<primary>Experts Exchange</primary>
	    </indexterm> - All public facing web servers are powered
	    by &os; and they make extensive use of jails to isolate
	    development and testing environments without the overhead
	    of virtualization.</para>
	</listitem>

	<listitem>
	  <para><link
	      xlink:href="http://www.isilon.com/">Isilon</link>
	    <indexterm>
	      <primary>Isilon</primary>
	    </indexterm> - Isilon's enterprise storage appliances
	    are based on &os;.  The extremely liberal &os; license
	    allowed Isilon to integrate their intellectual property
	    throughout the kernel and focus on building their product
	    instead of an operating system.</para>

	</listitem>

	<listitem>
	  <para><link
	      xlink:href="http://www.ixsystems.com/">iXsystems</link>
	    <indexterm>
	      <primary>iXsystems</primary>
	    </indexterm> - The TrueNAS line of unified storage
	    appliances is based on &os;.  In addition to their
	    commercial products, iXsystems also manages development of
	    the open source projects TrueOS and FreeNAS.</para>
	</listitem>

	<listitem>
	  <para><link
	      xlink:href="http://www.juniper.net/">Juniper</link>
	    <indexterm>
	      <primary>Juniper</primary>
	    </indexterm> - The JunOS operating system that powers all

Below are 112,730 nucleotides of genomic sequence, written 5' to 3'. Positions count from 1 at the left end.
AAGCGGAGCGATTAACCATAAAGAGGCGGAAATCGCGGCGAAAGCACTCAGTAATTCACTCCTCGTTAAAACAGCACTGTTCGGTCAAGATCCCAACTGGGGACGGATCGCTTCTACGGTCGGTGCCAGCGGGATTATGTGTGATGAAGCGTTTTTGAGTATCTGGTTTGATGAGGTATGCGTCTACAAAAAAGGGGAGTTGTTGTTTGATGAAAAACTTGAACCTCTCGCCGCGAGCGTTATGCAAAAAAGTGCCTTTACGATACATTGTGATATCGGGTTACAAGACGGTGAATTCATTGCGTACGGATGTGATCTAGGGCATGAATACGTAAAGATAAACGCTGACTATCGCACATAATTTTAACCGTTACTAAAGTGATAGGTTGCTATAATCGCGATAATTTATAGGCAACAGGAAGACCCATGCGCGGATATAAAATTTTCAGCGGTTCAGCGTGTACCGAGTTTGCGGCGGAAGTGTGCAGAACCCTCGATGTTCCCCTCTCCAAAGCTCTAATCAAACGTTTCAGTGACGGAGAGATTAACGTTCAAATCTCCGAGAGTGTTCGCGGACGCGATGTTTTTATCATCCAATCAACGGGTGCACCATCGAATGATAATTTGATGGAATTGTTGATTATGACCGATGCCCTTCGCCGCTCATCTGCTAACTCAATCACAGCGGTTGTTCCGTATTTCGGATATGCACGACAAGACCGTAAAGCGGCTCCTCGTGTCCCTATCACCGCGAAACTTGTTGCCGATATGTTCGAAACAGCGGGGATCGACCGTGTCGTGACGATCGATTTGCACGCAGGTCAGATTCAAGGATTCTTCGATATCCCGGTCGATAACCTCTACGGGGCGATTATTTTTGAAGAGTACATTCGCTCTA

Juniper networking gear (including routers, switches,
	    security, and networking appliances) is based on &os;.
	    Juniper is one of many vendors that showcases the
	    symbiotic relationship between the project and vendors of
	    commercial products.  Improvements generated at Juniper
	    are upstreamed into &os; to reduce the complexity of
	    integrating new features from &os; back into JunOS in the
	    future.</para>
	</listitem>

	<listitem>
	  <para><link
	      xlink:href="http://www.mcafee.com/">McAfee</link>
	    <indexterm>
	      <primary>McAfee</primary>
	    </indexterm> - SecurOS, the basis of McAfee enterprise
	    firewall products including Sidewinder is based on
	    &os;.</para>
	</listitem>

	<listitem>
	  <para><link
	      xlink:href="http://www.netapp.com/">NetApp</link>
	    <indexterm>
	      <primary>NetApp</primary>
	    </indexterm> - The Data ONTAP GX line of storage
	    appliances are based on &os;.  In addition, NetApp has